On a similar note. You may well have heard the ‘Anthem’ for Our Burning Planet, but just in case you have not, here it is. This “music journalism” of Daily Maverick deserves a punt. In 1965 Barry McGuire sang Eve of Destruction (written by PF Sloan). Please listen to it because it remains a prophetic (truthful) word for the world to heed. Well, Daily Maverick have now adapted Eve of Destruction with words that speak to our “Burning Planet”. Featuring Anneli Kamfer, they address through song and visuals the greatest challenge facing life on earth.

Here are words…but best to hear them sung and see video:

The burning world, it is explodin’,
The burning world, it is explodin’,
Violence flarin’, fear & loathin’,
You’re bad enough to scream, but your throat is chokin’,
You don’t believe in oil, but it’s your car that’s smokin’,
And even the Jordan river has no water floatin’,
But you tell me over and over and over again my friend,
Ah, you don’t believe we’re on the eve of destruction.

 Don’t you understand, what I’m trying to say?
And can’t you feel the fears I’m feeling today?
When the threshold is crossed, it’s the end of the game,
There’ll be nothing to save when the world is aflame,
Take a look around you, girl, it’s bound to scare you, boy,
And tell me over and over and over again my friend,
Ah, you don’t believe we’re on the eve of destruction.

Yeah, my blood’s so mad, feels like coagulatin’,
I’m sittin’ here, just contemplatin’,
I can’t twist the truth, it knows no regulation,
Handful of senators don’t pass legislation,
And marches alone don’t bring the solution,
When the human race is so close to dissolution’,
This whole crazy world is one big confusion,
And you tell me over and over and over again my friend,
Ah, you don’t believe we’re on the eve of destruction.
Think of all the coal that’s blazing your soul
Then look at your own town spinning down the hole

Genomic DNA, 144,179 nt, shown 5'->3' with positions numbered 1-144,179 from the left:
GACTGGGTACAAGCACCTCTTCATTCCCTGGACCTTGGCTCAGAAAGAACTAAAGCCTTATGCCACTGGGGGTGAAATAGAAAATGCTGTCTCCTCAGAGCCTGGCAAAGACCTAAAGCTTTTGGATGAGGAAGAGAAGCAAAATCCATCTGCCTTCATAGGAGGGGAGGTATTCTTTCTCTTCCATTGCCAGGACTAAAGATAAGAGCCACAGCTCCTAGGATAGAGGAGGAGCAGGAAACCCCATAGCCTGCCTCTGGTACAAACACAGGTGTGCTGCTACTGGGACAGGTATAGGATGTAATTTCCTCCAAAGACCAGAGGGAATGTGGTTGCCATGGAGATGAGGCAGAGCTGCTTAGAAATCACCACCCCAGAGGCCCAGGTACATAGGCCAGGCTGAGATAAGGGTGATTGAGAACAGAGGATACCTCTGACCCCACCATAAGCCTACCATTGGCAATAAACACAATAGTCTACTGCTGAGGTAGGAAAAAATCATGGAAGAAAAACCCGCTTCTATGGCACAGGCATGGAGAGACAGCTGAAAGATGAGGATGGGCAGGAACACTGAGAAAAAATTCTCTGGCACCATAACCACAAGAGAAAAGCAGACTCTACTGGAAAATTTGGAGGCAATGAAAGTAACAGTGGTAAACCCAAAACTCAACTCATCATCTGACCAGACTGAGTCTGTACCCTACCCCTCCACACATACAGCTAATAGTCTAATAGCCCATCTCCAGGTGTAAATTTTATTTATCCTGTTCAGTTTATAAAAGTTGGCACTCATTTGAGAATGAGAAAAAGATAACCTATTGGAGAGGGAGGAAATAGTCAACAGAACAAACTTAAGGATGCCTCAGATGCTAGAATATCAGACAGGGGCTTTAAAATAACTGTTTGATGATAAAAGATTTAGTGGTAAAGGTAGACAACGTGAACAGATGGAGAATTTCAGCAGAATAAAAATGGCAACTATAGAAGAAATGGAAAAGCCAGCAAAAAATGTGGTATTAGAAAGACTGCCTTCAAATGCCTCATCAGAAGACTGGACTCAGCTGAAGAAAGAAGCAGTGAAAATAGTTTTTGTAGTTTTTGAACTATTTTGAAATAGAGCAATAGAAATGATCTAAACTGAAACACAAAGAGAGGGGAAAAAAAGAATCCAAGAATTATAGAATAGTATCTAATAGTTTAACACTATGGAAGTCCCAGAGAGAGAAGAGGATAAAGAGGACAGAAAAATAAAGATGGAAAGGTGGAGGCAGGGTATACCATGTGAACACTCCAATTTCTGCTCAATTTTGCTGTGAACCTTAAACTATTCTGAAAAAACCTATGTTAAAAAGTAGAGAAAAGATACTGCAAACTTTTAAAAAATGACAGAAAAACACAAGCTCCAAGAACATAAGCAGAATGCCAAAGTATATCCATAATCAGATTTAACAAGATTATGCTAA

Ah, you may leave Earth, for four days in space,
But when you return, the same old scorching place,
The poundin’ of the drums, the fright and disgrace,
You can bury your dead, but don’t leave a trace,
Hate your next door neighbor, but don’t forget to say your grace
And you tell me over and over and over and over again my friend,
You don’t believe we’re on the eve of destruction. 
No, you don’t believe we’re on the eve of destruction.

In grace, Alan

Days of Zondo



Every Sunday there is a set psalm. The set psalm for today is Psalm 65. Part of my practice is to read the Sunday -approaching-psalm throughout the week. Some weeks it feels like I am carrying the psalm. Other weeks it feels like the psalm is carrying me. To carry and be carried by ancient words. Ancient words that help me hear today’s words differently. This past week there was one line in particular from Psalm 65 that I have been living with: “At the rise of each morning, and as the sun sets at night, the people bow their heads in reverent gratitude.” (Translation from: Nan C. Merrill’s Psalms for Praying). The scented invitation of each day this past week has simply been to bow my head in reverent gratitude.

Now on Wednesday evening I attended the book launch of Days of Zondo written by Ferial Haffajee who was interviewed by fellow journalist Rebecca Davis. From the launch, I am convinced Days of Zondo will be an important and riveting read, but the book itself is not the focus of this note. Bowing my head in reverent gratitude is the point of this note. And that was the overwhelming desire I had when I left the book launch: to bow my head in reverent gratitude for these two people who constantly save our country from falling off the cliff into oblivion. They, and others like them, do this saving work day in and day out. Yes, salvation work is everlasting and never-ending work.

And what is salvation work? It is the work of healing and liberation. Healing work that flows from the implementation of justice and mercy. And liberation work that flows from the application of truth. Jesus told us the truth sets us free, but his crucified body tells us that the truth is also enormously threatening to those who live off systems built on lies. And this is why I was moved to bow my head in reverent gratitude on Wednesday evening. Reverent gratitude for two people who love the truth. That was my overriding sense: these two are in love with the truth. They will do anything to unearth the truth, expose the truth, explain the truth, broadcast the truth, publish the truth. And their love for the truth casts out their fear of those who fear the truth, and this enables them to continue their salvation work.